Posted by | Aug. 10, 2008 at 2:39 PM
Pray for her, this is only way to get back her and children.
Why she is not charged as a "fixer" or diamond trader?
Posted by | Aug. 11, 2008 at 8:50 PM
How about re-visiting her life by the author of this article? It seems like we have gone totally mad in our single mindedness and ignorance.
Posted by | Aug. 12, 2008 at 4:57 PM
I just to warn everyone who are posting comments on this website. Any comment which "Intelligence" consider threat will be taken very seriously. Internet activities are monitored all around the world. Though you will not be taken into custody but your daily life, career will be shattered including your family members. Trust me I am their and paying the price for speaking out.
In denial?
Posted by | Aug. 13, 2008 at 6:41 AM
In the UK there are STILL Muslims proclaiming that 9/11 and 7/7 (the tube bombings) are LIES. What planet are these people from? Not mine. I NOTE that some posters on this site issue what are effectively THREATS of violence to non-Muslims. With attitudes like this then it is little wonder that people now distrust ALL Muslims. And I really DOUBT that even the Americans would INVENT such damning evidence against the mild "unassuming" Ms Siddiqui. WAKE UP. What purpose would there be? even in the BEST "chess" game.
Posted by | Aug. 13, 2008 at 8:07 AM
One poster suggested that Islam does not condone the killing of innocent people. I expect that s/he meant that in the WIDEST sense of "innocent" BUT the Koran intervenes since the Koran decrees that ONLY Muslims are "innocent" and everyone else is by defintion NOT and hence "fair game". Even the Ummah is suspect when Shias kill Sunnis and vice versa. WHICH are "innocent"? Maybe I misunderstand. PLEASE enlighten me. Oh and it DOES seem permissible to convert those of other religions to Islam but NOT the other way around. BE clear. I am NOT racist but Islam is NOT a race. It IS an ideology.
Posted by | Aug. 13, 2008 at 7:57 AM
With all those big claims and tall stories, I wonder if Dr. Siddiqui was such a big threat why she was not tried in the Court of law. So far Intelligence is tight lip on why her name was removed from FBI top terrorist list in April 2003. Where she spend last five years and reappeared all of sudden in july 2008 and extradited within two months to US. Unfortunately we have not heard the other side of story and may never will.
Posted by | Aug. 13, 2008 at 2:06 PM
Why do we even let these people into our country? It just was released today that she has been plotting against the US for years. We know who our enemy is so why do we allow them to congregate and live inside our borders? I have read about Japanese born American being detained during WW II. I wish Obama or McCain would have the balls to talk about that kind of solution.
Looks like she's not as innocent as all you muslims made her out to be
Posted by | Aug. 13, 2008 at 3:51 PM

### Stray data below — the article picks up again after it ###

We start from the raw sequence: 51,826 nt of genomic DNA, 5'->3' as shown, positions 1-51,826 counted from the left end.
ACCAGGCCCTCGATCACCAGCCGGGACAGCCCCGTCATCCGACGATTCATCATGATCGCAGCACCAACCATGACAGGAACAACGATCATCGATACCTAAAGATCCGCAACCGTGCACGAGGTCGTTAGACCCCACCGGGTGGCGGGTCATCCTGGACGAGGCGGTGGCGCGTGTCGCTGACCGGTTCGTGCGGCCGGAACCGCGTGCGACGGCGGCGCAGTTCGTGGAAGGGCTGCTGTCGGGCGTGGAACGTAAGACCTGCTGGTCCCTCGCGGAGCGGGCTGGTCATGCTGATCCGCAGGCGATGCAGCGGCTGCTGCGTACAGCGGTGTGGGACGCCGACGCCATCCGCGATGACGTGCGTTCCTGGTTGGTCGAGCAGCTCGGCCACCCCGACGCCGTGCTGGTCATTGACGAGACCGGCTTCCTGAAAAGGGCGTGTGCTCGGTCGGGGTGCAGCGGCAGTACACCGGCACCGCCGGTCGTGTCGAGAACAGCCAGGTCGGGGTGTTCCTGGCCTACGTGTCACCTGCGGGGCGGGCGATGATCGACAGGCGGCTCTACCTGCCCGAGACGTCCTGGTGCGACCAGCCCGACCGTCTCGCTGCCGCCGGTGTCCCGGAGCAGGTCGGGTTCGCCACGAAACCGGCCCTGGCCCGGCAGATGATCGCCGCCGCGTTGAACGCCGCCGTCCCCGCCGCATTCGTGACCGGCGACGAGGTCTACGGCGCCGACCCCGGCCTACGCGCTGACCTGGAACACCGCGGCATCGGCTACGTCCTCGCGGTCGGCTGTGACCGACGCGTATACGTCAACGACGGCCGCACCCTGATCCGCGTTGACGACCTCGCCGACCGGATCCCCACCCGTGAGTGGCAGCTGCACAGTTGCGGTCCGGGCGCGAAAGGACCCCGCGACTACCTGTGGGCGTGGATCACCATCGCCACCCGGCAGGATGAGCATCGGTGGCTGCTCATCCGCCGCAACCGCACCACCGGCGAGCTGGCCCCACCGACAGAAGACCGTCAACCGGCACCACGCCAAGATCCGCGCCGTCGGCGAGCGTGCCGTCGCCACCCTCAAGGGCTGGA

click here
The Article
Posted by | Aug. 13, 2008 at 3:40 PM
This is a poorly written article; it was headache to read. I'm not talking about the story; the writing was terrible.
Aafia Siddiqui
Posted by | Aug. 13, 2008 at 4:14 PM
Aside from this very poorly written article; which, leads me to wonder why a magazine would employ a terrible writer... this Aafia Siddiqui had soulless dead eyes; just like all the terrorists that have been captured in pictures already. I think every local news station should include a current FBI most wanted listing for suspected and known terrorists; it should be a law! This is our country... let's get ALL the baby boomers in Congress and Senate out of office; that's out main problem in this country.
Immediate Reaction
Posted by | Aug. 13, 2008 at 4:16 PM
My comments posted under "Equal justice for all" has infuriated some law abiding citizens and businesses.
Posted by | Aug. 13, 2008 at 4:51 PM
My comments posted under "Equal Justice for all" has infuriated some laws abiding citizens and businesses.
Good Job for catching her.
Posted by | Aug. 13, 2008 at 5:12 PM
It is apparent from the reports that she is not being persecuted for her role as a Muslim Missionary but because she grabbed a GIs gun abd tried to kill him. If I did the same I would expect jail.
Posted by | Aug. 13, 2008 at 5:58 PM
She is pretty
Posted by | Aug. 13, 2008 at 6:48 PM
First, how many countries would allow an American to go there, burn their flag, pass out bibles and spread the word of Christianity? Many foreigners USE America's rights just to turn against us. It's a shame that the respectful, peaceful Muslims have to pay for the bad ones. HOWEVER, WHY DON'T THESE "GOOD MUSLIMS" BE OUTRAGED AND SPEAK UP, LOUDLY, I sure don't hear of many speaking loudly, as if they agree with the acts of the "bad" Muslims. America is always giving, giving, and giving to foreigners. What about us? What about born and raised Americans? This woman was flying under the radar too long and now she's paying for it. PRAISE GOD, as we Christians say here in America, GET USED TO IT! How many countries could an American move to and FORCE THAT COUNTRY'S PEOPLE TO LEARN ENGLISH? This infuriates me. I usually don't even read the news because of this reason...being infuriated is not a good feeling. We must protect American from those who are out to demolish us. Period.
Posted by | Aug. 13, 2008 at 7:31 PM